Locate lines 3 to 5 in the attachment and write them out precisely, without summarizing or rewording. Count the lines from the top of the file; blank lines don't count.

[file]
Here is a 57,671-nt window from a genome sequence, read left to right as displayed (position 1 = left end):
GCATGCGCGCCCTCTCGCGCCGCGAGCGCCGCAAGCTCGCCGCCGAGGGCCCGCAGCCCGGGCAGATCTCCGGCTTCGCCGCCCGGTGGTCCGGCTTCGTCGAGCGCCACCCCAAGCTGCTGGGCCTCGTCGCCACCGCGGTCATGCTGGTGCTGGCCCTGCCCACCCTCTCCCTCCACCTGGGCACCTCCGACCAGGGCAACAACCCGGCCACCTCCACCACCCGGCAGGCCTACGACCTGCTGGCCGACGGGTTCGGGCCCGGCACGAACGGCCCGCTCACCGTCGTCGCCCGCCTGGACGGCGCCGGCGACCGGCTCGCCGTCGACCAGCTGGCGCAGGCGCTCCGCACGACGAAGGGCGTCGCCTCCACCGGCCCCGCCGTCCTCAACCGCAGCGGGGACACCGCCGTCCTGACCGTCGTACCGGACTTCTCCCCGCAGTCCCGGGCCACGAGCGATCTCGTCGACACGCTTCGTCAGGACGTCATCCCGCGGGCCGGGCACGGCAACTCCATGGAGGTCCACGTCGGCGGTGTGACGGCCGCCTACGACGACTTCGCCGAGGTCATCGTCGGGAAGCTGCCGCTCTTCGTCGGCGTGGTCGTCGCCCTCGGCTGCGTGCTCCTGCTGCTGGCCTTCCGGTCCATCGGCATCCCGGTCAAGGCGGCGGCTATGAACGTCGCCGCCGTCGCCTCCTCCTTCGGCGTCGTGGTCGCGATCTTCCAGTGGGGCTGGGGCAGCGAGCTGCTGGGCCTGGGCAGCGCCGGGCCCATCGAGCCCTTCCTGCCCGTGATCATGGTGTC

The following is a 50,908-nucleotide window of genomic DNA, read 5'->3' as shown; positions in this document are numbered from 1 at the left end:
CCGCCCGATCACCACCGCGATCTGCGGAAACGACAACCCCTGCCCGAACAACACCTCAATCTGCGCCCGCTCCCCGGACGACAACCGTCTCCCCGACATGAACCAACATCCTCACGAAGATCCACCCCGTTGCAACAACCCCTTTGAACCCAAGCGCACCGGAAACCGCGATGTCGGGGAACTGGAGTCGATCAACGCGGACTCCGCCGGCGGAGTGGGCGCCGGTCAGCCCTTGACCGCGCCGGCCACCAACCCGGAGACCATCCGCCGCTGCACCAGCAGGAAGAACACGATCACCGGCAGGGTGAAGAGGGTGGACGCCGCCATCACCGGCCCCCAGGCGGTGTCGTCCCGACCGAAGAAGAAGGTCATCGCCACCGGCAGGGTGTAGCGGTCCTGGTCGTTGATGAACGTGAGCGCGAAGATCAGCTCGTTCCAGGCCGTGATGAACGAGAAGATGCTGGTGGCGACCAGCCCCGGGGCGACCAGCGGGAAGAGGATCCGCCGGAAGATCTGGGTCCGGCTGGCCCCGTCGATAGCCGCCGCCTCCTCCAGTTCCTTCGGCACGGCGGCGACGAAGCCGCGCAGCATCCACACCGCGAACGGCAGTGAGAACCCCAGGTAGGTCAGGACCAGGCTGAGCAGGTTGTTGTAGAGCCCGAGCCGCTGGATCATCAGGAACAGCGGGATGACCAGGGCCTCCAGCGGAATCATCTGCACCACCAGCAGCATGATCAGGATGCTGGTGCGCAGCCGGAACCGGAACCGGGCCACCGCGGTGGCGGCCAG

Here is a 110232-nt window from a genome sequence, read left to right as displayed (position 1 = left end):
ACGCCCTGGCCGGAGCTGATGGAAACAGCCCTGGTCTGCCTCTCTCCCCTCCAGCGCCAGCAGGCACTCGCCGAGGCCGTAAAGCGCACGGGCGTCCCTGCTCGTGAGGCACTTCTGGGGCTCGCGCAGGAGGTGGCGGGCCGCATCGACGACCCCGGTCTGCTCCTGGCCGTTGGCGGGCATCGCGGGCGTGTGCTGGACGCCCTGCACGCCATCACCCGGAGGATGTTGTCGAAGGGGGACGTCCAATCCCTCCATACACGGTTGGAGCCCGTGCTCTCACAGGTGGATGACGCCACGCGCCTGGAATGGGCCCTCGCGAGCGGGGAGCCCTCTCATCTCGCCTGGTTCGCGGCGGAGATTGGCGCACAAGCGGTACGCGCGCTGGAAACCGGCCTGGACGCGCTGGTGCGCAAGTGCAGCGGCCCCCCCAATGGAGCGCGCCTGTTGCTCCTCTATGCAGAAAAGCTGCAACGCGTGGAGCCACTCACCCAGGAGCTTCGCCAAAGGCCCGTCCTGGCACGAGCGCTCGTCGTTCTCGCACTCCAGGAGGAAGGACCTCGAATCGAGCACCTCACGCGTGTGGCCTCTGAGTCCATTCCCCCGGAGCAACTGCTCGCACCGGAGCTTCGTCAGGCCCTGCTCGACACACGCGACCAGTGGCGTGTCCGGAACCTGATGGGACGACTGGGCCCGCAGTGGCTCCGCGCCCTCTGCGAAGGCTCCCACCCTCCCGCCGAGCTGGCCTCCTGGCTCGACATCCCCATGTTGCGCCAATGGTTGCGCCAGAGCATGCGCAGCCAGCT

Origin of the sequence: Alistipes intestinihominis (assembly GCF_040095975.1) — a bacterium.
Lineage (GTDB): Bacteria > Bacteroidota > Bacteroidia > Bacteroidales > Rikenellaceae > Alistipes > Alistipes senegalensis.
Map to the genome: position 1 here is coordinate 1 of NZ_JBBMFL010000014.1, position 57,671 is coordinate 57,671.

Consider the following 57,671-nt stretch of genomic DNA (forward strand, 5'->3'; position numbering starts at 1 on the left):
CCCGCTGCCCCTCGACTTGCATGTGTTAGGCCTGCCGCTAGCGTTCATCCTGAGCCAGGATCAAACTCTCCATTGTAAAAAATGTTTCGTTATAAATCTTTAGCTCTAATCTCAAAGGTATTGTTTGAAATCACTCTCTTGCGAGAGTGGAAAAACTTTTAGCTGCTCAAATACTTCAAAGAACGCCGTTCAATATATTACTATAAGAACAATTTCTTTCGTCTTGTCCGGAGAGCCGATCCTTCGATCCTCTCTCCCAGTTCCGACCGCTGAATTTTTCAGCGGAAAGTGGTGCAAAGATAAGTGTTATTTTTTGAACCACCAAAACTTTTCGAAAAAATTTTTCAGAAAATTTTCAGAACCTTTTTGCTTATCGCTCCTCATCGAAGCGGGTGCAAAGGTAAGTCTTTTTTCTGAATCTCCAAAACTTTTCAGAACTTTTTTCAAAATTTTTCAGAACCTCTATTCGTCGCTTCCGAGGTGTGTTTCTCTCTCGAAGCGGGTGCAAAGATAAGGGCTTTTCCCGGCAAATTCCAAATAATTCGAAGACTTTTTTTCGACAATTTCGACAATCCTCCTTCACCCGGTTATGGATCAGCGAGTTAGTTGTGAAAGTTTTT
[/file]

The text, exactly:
The following is a 50,908-nucleotide window of genomic DNA, read 5'->3' as shown; positions in this document are numbered from 1 at the left end:
CCGCCCGATCACCACCGCGATCTGCGGAAACGACAACCCCTGCCCGAACAACACCTCAATCTGCGCCCGCTCCCCGGACGACAACCGTCTCCCCGACATGAACCAACATCCTCACGAAGATCCACCCCGTTGCAACAACCCCTTTGAACCCAAGCGCACCGGAAACCGCGATGTCGGGGAACTGGAGTCGATCAACGCGGACTCCGCCGGCGGAGTGGGCGCCGGTCAGCCCTTGACCGCGCCGGCCACCAACCCGGAGACCATCCGCCGCTGCACCAGCAGGAAGAACACGATCACCGGCAGGGTGAAGAGGGTGGACGCCGCCATCACCGGCCCCCAGGCGGTGTCGTCCCGACCGAAGAAGAAGGTCATCGCCACCGGCAGGGTGTAGCGGTCCTGGTCGTTGATGAACGTGAGCGCGAAGATCAGCTCGTTCCAGGCCGTGATGAACGAGAAGATGCTGGTGGCGACCAGCCCCGGGGCGACCAGCGGGAAGAGGATCCGCCGGAAGATCTGGGTCCGGCTGGCCCCGTCGATAGCCGCCGCCTCCTCCAGTTCCTTCGGCACGGCGGCGACGAAGCCGCGCAGCATCCACACCGCGAACGGCAGTGAGAACCCCAGGTAGGTCAGGACCAGGCTGAGCAGGTTGTTGTAGAGCCCGAGCCGCTGGATCATCAGGAACAGCGGGATGACCAGGGCCTCCAGCGGAATCATCTGCACCACCAGCAGCATGATCAGGATGCTGGTGCGCAGCCGGAACCGGAACCGGGCCACCGCGGTGGCGGCCAG

Here is a 110232-nt window from a genome sequence, read left to right as displayed (position 1 = left end):